Government has announced its plan to deal with any major fall out due to the recent collapse of Thomas Cook Airlines.
Minister of Tourism and International Transport, Kerrie Symmonds has revealed that Virgin Atlantic Airways will now provide increased flights, totalling 30,000 seats, to Barbados over the upcoming winter season.
When Thomas Cook Airlines folded on September 23, it put some local hoteliers at risk of losing over 60 per cent of their winter bookings. Symmonds noted that Thomas Cook was also an important partner to the island’s cruise sector and disclosed that the British cruise line P&O Cruises, which home-ports in Barbados, stood to suffer as it depended heavily on airlift from the defunct British airline.
“Thomas Cook provided Barbados with 23,500 passengers over the last winter season and was contractually obligated to provide 27,000 seats across winter….Of that maximum capacity of seats, we would have shared the service with Antigua, St. Lucia and Tobago,” he said.
The Tourism Minister said following discussions with Virgin Atlantic, the airline announced that Barbados would benefit from increased airlift.
There will be an additional weekly flight from Manchester with 455 seats; and two flights from London Gatwick which will bring the total number of weekly flights from Gatwick to nine during the winter season.
“The 27,000 seats which had been put into jeopardy immediately upon the collapse of Thomas Cook are now defended and we will be in a position in fact to benefit from 30,000 seats via Virgin Atlantic to Barbados, and they will not be shared by any other destination,” Symmonds said.
“For those who wish to access those other Caribbean countries, the opportunity will exist for them to fly to Barbados for onward connections to those other CARICOM member states, so that Barbados will act as the hub in the Eastern Caribbean for all Virgin Atlantic passengers who would have been using these flights and obviously all dislocated Thomas Cook passengers.”
The Tourism Minister added that discussions were underway with Virgin Atlantic to provide mix-used scheduled flights to Barbados.
“We are anticipating that we would be able to have mix-used scheduled flights so that a percentage, [of] an aircraft [let’s say] carrying 240 passengers, half of them maybe set aside to carry the cruise passengers and then the other half would be for those regularly scheduled flights for long stay.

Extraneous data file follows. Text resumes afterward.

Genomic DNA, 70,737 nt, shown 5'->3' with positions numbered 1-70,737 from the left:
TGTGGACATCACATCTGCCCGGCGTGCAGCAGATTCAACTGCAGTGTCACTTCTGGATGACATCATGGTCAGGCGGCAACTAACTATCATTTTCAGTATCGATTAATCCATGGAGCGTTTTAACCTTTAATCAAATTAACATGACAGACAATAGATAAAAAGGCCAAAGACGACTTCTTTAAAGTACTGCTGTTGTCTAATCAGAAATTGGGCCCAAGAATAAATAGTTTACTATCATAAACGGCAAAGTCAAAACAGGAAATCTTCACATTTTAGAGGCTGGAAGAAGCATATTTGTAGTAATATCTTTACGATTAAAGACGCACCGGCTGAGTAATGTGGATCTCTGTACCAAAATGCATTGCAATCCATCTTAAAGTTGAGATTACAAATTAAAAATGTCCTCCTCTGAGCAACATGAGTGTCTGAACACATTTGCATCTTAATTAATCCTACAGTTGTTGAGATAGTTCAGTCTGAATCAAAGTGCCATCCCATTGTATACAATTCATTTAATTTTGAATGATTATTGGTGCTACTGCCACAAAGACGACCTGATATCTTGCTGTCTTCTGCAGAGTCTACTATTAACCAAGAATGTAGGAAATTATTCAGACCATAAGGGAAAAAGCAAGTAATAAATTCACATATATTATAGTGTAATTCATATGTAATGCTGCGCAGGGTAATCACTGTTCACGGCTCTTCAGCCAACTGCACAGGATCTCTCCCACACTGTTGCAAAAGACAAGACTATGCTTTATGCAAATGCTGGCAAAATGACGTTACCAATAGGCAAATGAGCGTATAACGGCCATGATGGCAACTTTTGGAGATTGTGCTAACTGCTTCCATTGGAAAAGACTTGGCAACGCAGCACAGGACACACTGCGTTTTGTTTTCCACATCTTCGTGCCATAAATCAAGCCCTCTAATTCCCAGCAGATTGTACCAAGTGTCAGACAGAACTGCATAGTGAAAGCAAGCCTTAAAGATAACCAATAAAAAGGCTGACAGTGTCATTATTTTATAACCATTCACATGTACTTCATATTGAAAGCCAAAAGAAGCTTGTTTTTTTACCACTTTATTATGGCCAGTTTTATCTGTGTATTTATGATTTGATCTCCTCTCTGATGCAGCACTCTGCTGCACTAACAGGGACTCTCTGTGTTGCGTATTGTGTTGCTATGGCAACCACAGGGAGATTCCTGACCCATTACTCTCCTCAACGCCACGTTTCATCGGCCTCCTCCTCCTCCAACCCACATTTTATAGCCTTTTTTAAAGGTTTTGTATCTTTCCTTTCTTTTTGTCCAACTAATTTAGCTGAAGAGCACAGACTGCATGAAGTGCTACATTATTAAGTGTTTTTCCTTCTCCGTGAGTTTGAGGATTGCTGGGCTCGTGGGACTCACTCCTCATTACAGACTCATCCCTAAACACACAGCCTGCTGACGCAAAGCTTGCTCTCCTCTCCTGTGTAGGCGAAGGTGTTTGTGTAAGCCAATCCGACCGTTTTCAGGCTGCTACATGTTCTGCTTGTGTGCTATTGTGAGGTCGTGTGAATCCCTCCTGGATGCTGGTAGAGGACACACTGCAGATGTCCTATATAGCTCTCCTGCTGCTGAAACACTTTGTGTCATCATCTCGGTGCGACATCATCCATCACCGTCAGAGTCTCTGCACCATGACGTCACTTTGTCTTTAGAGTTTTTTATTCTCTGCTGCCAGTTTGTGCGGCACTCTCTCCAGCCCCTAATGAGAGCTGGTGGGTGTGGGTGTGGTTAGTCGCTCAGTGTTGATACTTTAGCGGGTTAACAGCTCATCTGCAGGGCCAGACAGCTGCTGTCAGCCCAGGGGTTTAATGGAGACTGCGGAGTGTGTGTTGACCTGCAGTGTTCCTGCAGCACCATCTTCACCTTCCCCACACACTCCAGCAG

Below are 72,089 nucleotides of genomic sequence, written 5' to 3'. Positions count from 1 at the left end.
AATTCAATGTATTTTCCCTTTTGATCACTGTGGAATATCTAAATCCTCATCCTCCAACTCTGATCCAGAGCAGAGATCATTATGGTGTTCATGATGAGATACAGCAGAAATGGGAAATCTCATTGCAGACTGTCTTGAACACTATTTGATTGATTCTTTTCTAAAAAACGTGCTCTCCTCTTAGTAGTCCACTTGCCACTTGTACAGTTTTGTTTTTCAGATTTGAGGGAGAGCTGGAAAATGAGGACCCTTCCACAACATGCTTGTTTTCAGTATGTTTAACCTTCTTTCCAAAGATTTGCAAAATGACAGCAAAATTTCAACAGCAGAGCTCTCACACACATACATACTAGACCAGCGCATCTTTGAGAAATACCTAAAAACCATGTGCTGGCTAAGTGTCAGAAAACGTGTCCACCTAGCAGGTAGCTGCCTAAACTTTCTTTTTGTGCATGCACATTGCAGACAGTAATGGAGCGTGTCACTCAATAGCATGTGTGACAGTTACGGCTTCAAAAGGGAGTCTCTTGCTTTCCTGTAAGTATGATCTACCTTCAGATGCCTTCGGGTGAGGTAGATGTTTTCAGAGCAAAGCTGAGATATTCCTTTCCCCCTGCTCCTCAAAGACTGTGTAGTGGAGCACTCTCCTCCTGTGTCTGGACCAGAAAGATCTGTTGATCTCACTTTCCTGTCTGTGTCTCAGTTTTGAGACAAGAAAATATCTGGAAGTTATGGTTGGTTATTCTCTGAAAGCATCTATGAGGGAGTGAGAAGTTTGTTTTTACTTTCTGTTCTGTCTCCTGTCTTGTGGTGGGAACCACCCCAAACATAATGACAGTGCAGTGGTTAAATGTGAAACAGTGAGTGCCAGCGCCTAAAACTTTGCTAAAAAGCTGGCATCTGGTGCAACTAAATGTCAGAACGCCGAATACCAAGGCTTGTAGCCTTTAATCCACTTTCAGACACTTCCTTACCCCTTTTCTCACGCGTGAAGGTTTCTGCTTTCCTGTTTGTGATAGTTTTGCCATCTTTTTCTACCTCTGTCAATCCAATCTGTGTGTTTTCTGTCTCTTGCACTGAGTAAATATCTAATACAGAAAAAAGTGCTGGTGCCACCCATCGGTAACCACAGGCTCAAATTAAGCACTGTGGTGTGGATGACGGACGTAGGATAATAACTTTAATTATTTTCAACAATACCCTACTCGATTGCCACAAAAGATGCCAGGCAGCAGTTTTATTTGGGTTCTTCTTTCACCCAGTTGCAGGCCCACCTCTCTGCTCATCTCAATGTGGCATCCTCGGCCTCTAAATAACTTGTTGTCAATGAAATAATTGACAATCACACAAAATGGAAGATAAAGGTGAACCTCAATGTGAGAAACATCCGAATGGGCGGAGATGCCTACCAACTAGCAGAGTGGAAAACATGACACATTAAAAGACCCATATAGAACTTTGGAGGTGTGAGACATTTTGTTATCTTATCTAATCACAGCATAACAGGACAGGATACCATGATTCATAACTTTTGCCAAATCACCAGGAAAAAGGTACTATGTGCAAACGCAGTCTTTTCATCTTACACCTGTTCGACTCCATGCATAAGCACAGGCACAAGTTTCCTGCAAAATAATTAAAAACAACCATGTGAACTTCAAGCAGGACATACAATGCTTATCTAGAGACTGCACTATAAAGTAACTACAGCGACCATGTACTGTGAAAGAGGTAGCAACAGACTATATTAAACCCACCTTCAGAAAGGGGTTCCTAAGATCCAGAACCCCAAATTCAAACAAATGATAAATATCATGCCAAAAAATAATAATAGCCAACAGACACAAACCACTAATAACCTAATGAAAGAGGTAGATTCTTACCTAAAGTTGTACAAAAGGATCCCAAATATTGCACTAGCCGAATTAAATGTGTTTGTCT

“The important thing has been to use the increased capacity to make sure we are able to adequately satisfy the demand on the cruise side… now that Thomas Cook is completely obliterated from the landscape,” he said.
Symmonds further noted that while he was in Ireland last week, he and other tourism officials met with Aer Lingus to discuss the possibility of partnering with the Irish airline to provide both scheduled and chartered flights to fill the void left by Thomas Cook’s collapse.
He revealed that P&O Cruises had also begun discussions with Aer Lingus and that “they are satisfied the discussions are going well”.
“Aer Lingus is a potentially useful partner for Barbados. It comes out of Ireland; it is well known….It has very close links with the upper middle class who are doing a lot of long-term leisure travels these days,” he noted, adding that the numbers out of Ireland needed to be sufficiently stimulated.
The Minister added that the Barbados Hotel and Tourism Association was looking to launch a Barbados Cares Campaign geared towards offering dislocated Thomas Cook passengers in the UK market discounted vacations under certain circumstances.
“The simple philosophy is it is better to have the business at a discount than not to have the business at all,” Symmonds surmised.